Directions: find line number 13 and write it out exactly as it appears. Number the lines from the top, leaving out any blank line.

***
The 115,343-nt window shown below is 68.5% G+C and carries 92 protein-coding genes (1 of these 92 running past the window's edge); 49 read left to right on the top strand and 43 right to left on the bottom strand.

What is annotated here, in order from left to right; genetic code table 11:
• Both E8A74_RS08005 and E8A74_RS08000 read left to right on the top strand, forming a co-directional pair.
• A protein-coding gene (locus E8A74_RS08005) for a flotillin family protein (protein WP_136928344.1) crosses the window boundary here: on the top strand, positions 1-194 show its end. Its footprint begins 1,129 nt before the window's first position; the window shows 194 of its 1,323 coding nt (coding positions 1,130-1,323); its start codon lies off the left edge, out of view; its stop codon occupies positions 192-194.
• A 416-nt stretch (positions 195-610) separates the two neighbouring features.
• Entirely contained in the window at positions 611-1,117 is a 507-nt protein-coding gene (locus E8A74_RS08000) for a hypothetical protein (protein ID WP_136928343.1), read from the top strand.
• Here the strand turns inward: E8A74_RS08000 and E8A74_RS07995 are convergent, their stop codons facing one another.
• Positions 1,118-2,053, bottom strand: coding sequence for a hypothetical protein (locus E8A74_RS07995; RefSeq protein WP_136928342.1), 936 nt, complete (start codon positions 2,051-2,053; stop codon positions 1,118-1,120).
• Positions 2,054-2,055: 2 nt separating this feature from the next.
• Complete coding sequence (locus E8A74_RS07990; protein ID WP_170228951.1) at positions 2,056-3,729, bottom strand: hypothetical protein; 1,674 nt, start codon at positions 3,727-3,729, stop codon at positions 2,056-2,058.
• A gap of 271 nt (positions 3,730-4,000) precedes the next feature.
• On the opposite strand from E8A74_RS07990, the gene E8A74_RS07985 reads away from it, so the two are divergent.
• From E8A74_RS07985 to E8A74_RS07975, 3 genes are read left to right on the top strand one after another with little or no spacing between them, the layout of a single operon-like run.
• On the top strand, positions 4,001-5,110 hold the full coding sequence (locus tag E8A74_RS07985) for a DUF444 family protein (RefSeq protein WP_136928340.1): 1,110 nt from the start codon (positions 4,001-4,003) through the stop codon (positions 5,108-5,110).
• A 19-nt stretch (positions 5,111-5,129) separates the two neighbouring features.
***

• From E8A74_RS07985 to E8A74_RS07975, 3 genes are read left to right on the top strand one after another with little or no spacing between them, the layout of a single operon-like run.